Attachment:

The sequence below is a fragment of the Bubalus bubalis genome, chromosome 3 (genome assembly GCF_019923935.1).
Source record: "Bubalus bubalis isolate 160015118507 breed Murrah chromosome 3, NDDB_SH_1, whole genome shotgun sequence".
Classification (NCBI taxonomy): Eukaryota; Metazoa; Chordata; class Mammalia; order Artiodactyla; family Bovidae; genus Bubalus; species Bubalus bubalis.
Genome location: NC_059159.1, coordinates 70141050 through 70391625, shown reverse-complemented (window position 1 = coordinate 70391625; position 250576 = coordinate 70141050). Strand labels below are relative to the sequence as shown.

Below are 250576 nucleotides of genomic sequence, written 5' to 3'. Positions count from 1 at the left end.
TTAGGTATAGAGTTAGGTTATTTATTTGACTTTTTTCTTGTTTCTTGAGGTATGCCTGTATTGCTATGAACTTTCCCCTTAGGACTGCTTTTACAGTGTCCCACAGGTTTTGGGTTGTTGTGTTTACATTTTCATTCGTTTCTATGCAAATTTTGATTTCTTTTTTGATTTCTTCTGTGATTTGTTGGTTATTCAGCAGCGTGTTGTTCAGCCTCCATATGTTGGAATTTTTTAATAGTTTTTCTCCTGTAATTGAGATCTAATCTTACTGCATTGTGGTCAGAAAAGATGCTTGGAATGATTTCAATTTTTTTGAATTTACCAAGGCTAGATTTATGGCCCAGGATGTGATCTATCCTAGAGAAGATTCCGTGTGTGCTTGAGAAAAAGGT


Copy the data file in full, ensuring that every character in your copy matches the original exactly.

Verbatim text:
The sequence below is a fragment of the Bubalus bubalis genome, chromosome 3 (genome assembly GCF_019923935.1).
Source record: "Bubalus bubalis isolate 160015118507 breed Murrah chromosome 3, NDDB_SH_1, whole genome shotgun sequence".
Classification (NCBI taxonomy): Eukaryota; Metazoa; Chordata; class Mammalia; order Artiodactyla; family Bovidae; genus Bubalus; species Bubalus bubalis.
Genome location: NC_059159.1, coordinates 70141050 through 70391625, shown reverse-complemented (window position 1 = coordinate 70391625; position 250576 = coordinate 70141050). Strand labels below are relative to the sequence as shown.

Below are 250576 nucleotides of genomic sequence, written 5' to 3'. Positions count from 1 at the left end.
TTAGGTATAGAGTTAGGTTATTTATTTGACTTTTTTCTTGTTTCTTGAGGTATGCCTGTATTGCTATGAACTTTCCCCTTAGGACTGCTTTTACAGTGTCCCACAGGTTTTGGGTTGTTGTGTTTACATTTTCATTCGTTTCTATGCAAATTTTGATTTCTTTTTTGATTTCTTCTGTGATTTGTTGGTTATTCAGCAGCGTGTTGTTCAGCCTCCATATGTTGGAATTTTTTAATAGTTTTTCTCCTGTAATTGAGATCTAATCTTACTGCATTGTGGTCAGAAAAGATGCTTGGAATGATTTCAATTTTTTTGAATTTACCAAGGCTAGATTTATGGCCCAGGATGTGATCTATCCTAGAGAAGATTCCGTGTGTGCTTGAGAAAAAGGT